15 May, 2013. Today, the MetLife Foundation honored Yueming Li and Lennart Mucke with its 2013 Awards for Medical Research in Alzheimer’s Disease. Li, who works at Memorial Sloan-Kettering Cancer Center in New York, garnered laurels for a decade’s worth of research on presenilin as the γ-secretase that cleaves amyloid-β (Aβ) from amyloid precursor protein (APP). Mucke, of the University of California, San Francisco, received accolades for his work revealing how Aβ co-opts tau and other proteins to disrupt neural communication. The MetLife annual award encourages the pursuit of new ideas in the study of AD. The scientists each receive a $200,000 research grant and a $50,000 personal check.
Li first identified presenilin as the catalytic core of γ-secretase in 2000 (see ARF related news story on Li et al., 2000). Some questioned if the enzyme was the true γ-secretase or just an adjunct. A decade later Li erased those doubts when he showed that presenilin, reconstituted alone in lipid membranes, cleaves γ-secretase substrates (see ARF related news story on Ahn et al., 2010). (Other scientists who were in the race to identify γ-secretase, Michael Wolfe and Dennis Selkoe of Brigham and Women’s Hospital, Boston, won this award in 2008 and 1986, respectively.) His group now focuses on ways to control γ-secretase activity as a potential AD therapy (e.g., see Shelton et al., 2009).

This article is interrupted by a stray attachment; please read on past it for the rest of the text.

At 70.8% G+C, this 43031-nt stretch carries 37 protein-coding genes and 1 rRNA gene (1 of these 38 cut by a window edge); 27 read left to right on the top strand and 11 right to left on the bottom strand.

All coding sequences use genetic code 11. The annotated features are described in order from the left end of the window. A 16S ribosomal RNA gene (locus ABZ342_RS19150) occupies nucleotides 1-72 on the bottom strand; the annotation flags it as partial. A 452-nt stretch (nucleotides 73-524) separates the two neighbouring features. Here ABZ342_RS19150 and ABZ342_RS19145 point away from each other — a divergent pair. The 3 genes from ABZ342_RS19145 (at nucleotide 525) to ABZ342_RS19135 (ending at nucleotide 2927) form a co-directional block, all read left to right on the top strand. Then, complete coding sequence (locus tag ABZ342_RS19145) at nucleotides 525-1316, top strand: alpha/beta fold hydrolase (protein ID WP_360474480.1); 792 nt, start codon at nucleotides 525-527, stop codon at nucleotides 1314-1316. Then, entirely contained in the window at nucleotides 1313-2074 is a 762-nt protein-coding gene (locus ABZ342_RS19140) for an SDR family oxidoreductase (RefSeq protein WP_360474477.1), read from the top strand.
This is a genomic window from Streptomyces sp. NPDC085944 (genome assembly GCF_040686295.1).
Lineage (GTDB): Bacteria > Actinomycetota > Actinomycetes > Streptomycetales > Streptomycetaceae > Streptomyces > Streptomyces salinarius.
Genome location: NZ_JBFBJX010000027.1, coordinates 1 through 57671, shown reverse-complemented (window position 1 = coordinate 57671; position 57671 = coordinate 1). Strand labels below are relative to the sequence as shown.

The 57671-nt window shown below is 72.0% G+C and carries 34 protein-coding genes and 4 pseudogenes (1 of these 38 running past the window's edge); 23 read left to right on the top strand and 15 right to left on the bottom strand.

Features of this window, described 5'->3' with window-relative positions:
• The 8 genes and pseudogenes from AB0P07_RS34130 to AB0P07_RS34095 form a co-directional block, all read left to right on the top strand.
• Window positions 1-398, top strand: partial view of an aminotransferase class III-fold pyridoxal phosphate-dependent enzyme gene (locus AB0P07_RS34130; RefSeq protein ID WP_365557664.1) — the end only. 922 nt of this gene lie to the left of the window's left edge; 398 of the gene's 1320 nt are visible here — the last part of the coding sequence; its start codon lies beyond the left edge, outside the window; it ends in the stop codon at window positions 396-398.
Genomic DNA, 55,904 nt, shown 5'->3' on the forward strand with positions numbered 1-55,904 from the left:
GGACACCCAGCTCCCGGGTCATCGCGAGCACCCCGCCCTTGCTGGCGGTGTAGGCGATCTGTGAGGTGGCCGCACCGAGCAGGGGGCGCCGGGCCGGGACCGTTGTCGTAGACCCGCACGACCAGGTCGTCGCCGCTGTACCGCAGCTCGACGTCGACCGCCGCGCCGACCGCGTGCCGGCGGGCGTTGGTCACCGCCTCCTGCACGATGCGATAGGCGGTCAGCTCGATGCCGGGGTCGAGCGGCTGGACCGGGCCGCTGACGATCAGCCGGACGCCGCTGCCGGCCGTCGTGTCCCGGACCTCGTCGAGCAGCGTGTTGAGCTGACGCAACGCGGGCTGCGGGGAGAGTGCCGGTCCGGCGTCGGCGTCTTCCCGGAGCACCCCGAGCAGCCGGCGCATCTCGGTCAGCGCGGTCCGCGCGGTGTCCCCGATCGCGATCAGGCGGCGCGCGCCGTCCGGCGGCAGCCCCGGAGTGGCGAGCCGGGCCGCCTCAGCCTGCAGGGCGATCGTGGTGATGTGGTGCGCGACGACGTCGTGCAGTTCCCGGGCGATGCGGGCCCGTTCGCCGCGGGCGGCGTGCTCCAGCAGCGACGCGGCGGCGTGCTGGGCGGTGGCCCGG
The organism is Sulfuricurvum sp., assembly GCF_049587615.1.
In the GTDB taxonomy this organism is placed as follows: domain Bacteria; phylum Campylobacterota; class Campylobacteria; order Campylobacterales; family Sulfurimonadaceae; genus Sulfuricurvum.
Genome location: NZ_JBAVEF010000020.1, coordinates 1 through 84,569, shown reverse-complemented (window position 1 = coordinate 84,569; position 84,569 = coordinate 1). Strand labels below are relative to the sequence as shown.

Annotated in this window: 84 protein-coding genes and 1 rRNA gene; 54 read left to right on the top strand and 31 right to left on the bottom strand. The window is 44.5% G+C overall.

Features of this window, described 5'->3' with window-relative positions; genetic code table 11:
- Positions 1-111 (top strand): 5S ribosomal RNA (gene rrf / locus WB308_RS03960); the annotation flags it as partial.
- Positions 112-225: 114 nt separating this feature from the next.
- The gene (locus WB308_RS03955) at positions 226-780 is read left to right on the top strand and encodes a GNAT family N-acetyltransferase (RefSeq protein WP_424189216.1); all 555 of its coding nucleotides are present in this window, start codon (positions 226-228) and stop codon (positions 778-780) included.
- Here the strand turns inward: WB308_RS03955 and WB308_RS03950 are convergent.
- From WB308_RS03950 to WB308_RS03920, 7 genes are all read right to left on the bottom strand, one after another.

Mucke's work challenged the view that Aβ simply suppresses synaptic activity. He discovered that neural networks fire excessively in APP transgenic mice, resulting in epileptic-like seizures (see ARF related news story on Palop et al., 2007). The brain’s attempt to compensate then results in the downregulation of glutamate receptors (see ARF related news story on Cissé et al., 2011). Mucke then implicated tau, showing that halving the expression of this microtubule binding protein renders APP mice more resistant to overexcitation in the brain, quelling the toxic effects of Aβ (see ARF related news story on Roberson et al., 2007).—Amber Dance.